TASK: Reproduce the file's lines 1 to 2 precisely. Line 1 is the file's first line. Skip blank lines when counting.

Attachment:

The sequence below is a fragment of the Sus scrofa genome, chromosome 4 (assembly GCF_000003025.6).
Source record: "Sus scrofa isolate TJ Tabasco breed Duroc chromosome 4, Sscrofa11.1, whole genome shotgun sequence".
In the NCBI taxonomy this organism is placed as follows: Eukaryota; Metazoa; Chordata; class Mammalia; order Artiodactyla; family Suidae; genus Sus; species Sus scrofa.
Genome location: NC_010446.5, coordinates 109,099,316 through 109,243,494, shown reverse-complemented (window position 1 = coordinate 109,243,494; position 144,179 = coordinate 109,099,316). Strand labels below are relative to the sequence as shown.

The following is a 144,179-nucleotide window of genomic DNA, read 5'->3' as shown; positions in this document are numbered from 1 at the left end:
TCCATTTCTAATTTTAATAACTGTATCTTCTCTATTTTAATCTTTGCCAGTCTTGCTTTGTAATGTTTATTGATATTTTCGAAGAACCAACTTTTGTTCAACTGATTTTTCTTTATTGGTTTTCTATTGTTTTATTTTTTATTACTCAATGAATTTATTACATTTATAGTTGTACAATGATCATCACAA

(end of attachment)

The sequence below is a fragment of the Sus scrofa genome, chromosome 4 (assembly GCF_000003025.6).
Source record: "Sus scrofa isolate TJ Tabasco breed Duroc chromosome 4, Sscrofa11.1, whole genome shotgun sequence".